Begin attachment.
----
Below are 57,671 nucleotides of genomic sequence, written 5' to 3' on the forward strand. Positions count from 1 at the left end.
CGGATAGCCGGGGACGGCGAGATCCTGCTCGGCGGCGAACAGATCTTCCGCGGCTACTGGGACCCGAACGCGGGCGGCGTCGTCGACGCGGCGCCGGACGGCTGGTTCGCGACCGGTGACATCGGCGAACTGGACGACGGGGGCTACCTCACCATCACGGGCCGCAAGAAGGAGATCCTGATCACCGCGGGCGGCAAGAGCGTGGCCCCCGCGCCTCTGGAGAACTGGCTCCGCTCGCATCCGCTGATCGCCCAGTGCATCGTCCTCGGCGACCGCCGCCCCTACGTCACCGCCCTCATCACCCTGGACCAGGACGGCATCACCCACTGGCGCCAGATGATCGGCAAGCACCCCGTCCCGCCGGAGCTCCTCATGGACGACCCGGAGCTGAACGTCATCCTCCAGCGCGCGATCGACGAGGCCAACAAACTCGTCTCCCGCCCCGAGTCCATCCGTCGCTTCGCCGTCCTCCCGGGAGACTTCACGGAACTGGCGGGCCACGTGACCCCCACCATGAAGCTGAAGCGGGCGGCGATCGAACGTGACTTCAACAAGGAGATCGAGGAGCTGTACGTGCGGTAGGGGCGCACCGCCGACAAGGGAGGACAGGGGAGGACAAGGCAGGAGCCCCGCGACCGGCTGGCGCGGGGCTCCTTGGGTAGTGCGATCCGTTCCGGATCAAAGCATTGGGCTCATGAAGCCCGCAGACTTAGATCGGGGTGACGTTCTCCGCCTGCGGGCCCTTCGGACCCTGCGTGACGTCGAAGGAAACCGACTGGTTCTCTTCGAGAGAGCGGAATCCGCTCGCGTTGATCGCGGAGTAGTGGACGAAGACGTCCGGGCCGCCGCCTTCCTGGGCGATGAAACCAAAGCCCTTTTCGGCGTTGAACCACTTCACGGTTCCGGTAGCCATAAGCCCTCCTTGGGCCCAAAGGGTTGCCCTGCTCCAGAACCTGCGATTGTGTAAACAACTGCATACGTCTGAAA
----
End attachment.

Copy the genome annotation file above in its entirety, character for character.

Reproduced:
Below are 57,671 nucleotides of genomic sequence, written 5' to 3' on the forward strand. Positions count from 1 at the left end.
CGGATAGCCGGGGACGGCGAGATCCTGCTCGGCGGCGAACAGATCTTCCGCGGCTACTGGGACCCGAACGCGGGCGGCGTCGTCGACGCGGCGCCGGACGGCTGGTTCGCGACCGGTGACATCGGCGAACTGGACGACGGGGGCTACCTCACCATCACGGGCCGCAAGAAGGAGATCCTGATCACCGCGGGCGGCAAGAGCGTGGCCCCCGCGCCTCTGGAGAACTGGCTCCGCTCGCATCCGCTGATCGCCCAGTGCATCGTCCTCGGCGACCGCCGCCCCTACGTCACCGCCCTCATCACCCTGGACCAGGACGGCATCACCCACTGGCGCCAGATGATCGGCAAGCACCCCGTCCCGCCGGAGCTCCTCATGGACGACCCGGAGCTGAACGTCATCCTCCAGCGCGCGATCGACGAGGCCAACAAACTCGTCTCCCGCCCCGAGTCCATCCGTCGCTTCGCCGTCCTCCCGGGAGACTTCACGGAACTGGCGGGCCACGTGACCCCCACCATGAAGCTGAAGCGGGCGGCGATCGAACGTGACTTCAACAAGGAGATCGAGGAGCTGTACGTGCGGTAGGGGCGCACCGCCGACAAGGGAGGACAGGGGAGGACAAGGCAGGAGCCCCGCGACCGGCTGGCGCGGGGCTCCTTGGGTAGTGCGATCCGTTCCGGATCAAAGCATTGGGCTCATGAAGCCCGCAGACTTAGATCGGGGTGACGTTCTCCGCCTGCGGGCCCTTCGGACCCTGCGTGACGTCGAAGGAAACCGACTGGTTCTCTTCGAGAGAGCGGAATCCGCTCGCGTTGATCGCGGAGTAGTGGACGAAGACGTCCGGGCCGCCGCCTTCCTGGGCGATGAAACCAAAGCCCTTTTCGGCGTTGAACCACTTCACGGTTCCGGTAGCCATAAGCCCTCCTTGGGCCCAAAGGGTTGCCCTGCTCCAGAACCTGCGATTGTGTAAACAACTGCATACGTCTGAAA